Chapter 2 – Marxism-Leninism Communist Roots of the Cold War to the Eve of the Second World War—1848 to 1939

core criteria of Communist faith and society that in the Communist catechism alone deserved titles like “democratic,” “peaceful,” or “progressive.” Non-Communist nations were automatically defined as enemies, even when, they were representative republics or constitutional monarchies whose political and economic powers were increasingly limited by the laws and institutions developing in modern democracies. These included parliaments, socialist party participation, free press, labor unions, the right to strike, religious tolerance and other institutional legal checks and balances. Lenin simply defined “capitalism” as equal to “imperialism” and all of the Great War’s belligerents as “imperialists.” He viewed their wars against each other as a welcome development that would prepare the ground for inevitable Communist revolutions.
Lenin, Stolypin, and the Bolshevik Path to Power. Readers unfamiliar with the “Great Lenin,” as he was revered in the Soviet Union and the Kremlin’s broader “Socialist Camp,” must recognize that in Soviet history he was, and for some in post-Soviet Russia still remains, an object of veneration. Even at this writing, his body is preserved in a glass coffin displayed publicly in a special mausoleum built in 1924 on Moscow’s Red Square—a holy shrine to a mummified pagan god. Other Communist “gods” like Mao, Kim Il Sung, and Ho Chi Minh have experienced similar veneration, even as their dogmas and cult status continue to defy morality and logic.
Lenin was born in 1870 as Vladimir Ilyich Ulianov in the city of Simbirsk in Russia’s Volga region. He was the son of a school inspector and the brother of a future anarchist, whose execution by the Czar’s authorities contributed to Lenin’s radicalization. In his quest for power, Lenin utilized Marx’s militant and elitist doctrines to lead increasingly revolutionary organizations. His beliefs split Russia’s nascent Social Democratic Party into a moderate group of “Mensheviks” and his own small radical faction of hard-line “Bolsheviks.”
Lenin Undercuts Stolypin’s Democratic Reforms—1905 to 1911. In contrast with democratic-minded Russian socialists, Lenin’s Bolsheviks insisted on Marxist (by now Marxist-Leninist) grounds on the creation of a violent vanguard to lead a revolution to overthrow the Russian Czar, end the monarchical system, and institute a Communist regime. He consistently undercut or directly opposed reformist efforts from either socialists or widely respected reformist conservatives like Count Peter Stolypin and other political leaders in Moscow aware of the benefits of the substantial social and political reforms undertaken in Germany in the 1880s and 1890s. In 1905, Stolypin responded to street demonstrations and strikes by persuading the Czar to permit reforms, including the establishment of a Russian consultative assembly (“Duma”) with a measure of emerging legislative powers and rights. When radical leftist opponents declared these reforms insufficient and attempted an insurrection in December 1905, the Czar crushed the demonstrators and ordered the reforms to be withdrawn.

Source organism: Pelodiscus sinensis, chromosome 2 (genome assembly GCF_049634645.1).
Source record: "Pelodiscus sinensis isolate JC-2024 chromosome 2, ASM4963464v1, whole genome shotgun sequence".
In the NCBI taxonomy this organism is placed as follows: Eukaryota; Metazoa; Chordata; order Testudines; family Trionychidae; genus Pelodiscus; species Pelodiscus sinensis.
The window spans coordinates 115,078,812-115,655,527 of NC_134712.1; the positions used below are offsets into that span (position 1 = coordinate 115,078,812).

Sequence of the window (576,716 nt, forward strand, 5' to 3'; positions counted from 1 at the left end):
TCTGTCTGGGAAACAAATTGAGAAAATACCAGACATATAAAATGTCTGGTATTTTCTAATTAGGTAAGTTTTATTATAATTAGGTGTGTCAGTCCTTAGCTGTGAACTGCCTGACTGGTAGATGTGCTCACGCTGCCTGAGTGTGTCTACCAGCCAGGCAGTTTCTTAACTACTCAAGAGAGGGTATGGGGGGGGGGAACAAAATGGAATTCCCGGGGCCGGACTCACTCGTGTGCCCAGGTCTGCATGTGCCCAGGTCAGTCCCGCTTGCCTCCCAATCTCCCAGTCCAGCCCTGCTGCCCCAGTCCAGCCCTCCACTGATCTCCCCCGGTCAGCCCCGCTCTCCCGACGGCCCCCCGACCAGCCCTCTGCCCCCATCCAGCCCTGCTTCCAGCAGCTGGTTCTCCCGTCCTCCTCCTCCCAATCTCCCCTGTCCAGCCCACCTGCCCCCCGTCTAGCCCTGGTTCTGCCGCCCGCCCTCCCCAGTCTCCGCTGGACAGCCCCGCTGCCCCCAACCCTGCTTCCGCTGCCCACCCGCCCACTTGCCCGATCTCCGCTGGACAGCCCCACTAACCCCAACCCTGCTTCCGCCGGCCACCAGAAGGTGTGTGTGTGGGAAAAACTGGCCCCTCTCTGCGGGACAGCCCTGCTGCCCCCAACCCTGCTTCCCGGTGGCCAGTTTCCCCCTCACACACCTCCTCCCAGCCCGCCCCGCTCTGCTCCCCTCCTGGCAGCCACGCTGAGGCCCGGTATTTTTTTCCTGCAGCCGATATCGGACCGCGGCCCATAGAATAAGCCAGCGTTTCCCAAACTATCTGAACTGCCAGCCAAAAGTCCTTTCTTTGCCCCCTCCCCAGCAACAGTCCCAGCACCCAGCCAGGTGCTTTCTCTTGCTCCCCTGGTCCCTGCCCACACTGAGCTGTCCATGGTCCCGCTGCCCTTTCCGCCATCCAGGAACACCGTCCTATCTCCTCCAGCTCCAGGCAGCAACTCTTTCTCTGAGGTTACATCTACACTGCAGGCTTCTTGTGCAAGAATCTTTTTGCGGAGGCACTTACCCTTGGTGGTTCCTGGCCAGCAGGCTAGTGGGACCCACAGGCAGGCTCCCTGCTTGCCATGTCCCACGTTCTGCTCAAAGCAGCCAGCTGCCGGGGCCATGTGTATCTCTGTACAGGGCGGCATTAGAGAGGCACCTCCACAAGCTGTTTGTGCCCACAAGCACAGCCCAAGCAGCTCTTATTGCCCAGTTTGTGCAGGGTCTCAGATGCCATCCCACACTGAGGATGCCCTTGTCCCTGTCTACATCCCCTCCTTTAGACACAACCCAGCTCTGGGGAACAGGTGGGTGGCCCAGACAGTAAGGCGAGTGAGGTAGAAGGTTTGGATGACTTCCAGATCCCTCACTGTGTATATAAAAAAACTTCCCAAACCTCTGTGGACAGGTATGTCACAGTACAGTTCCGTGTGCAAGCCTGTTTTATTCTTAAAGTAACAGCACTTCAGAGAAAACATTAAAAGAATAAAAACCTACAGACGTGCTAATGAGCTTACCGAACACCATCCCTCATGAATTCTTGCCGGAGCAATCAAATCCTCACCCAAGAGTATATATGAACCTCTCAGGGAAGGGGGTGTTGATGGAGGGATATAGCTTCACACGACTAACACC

In June 1906, Stolypin became Prime Minister and reinvigorated Russia’s reform process with a series of new steps that included the new Duma, land reform, and broader electoral rights and representation. From 1907 to 1911 the reforms undertaken by Stolypin with the Duma’s cooperation included the establishment of social insurance, land banks, and substantial economic expansion and industrialization. Stolypin’s resignation and assassination by a radical revolutionary in September 1911 halted Russia’s reform momentum and provoked increased public division and agitation that further weakened the monarchy. As a party in a position of growing power, Lenin’s Bolsheviks might have helped significantly to set Russia on the path of true reform and a constitutional monarchy like the ones developing in Western Europe. Yet Lenin continued to agitate against any non-violent democratic reform. At this point, the Czar’s government exiled Lenin and other Russian radicals, including Lenin’s wife, to Geneva, Switzerland.
The First World War—1914 to 1917. The First World War began in August, 1914, during Lenin’s exile, and lasted four years on the Western Front and three years in the East in Russia. Key belligerents were the “Entente” Powers including Great Britain, France, Belgium, The Netherlands, Holland, Russia, and other smaller powers (and beginning in 1917) the United States. The “Central” Powers included Imperial Germany, the Austro-Hungarian Empire, Turkey, and Bulgaria. For Russia, the war quickly turned disastrous at the Battle of Tannenberg in August 1914 that enabled massive German armies to advance across Eastern Europe and far into western Russia. By early 1917, the German invaders were straining Russia’s military power and political will to a breaking point.
Russia’s “March Revolution” that Removed the Czar—March 1917. As the war unfolded with Lenin in exile, his Bolsheviks in Russia remained leaderless. Then a peaceful Russian revolution took place in Russia on March 7, 1917 drawing on the reformist principles of the Stolypin era. A broad coalition of parties formed a new Russian Provisional Government led by Alexander Kerensky, a distinguished human rights lawyer and the
[Book pg. 28]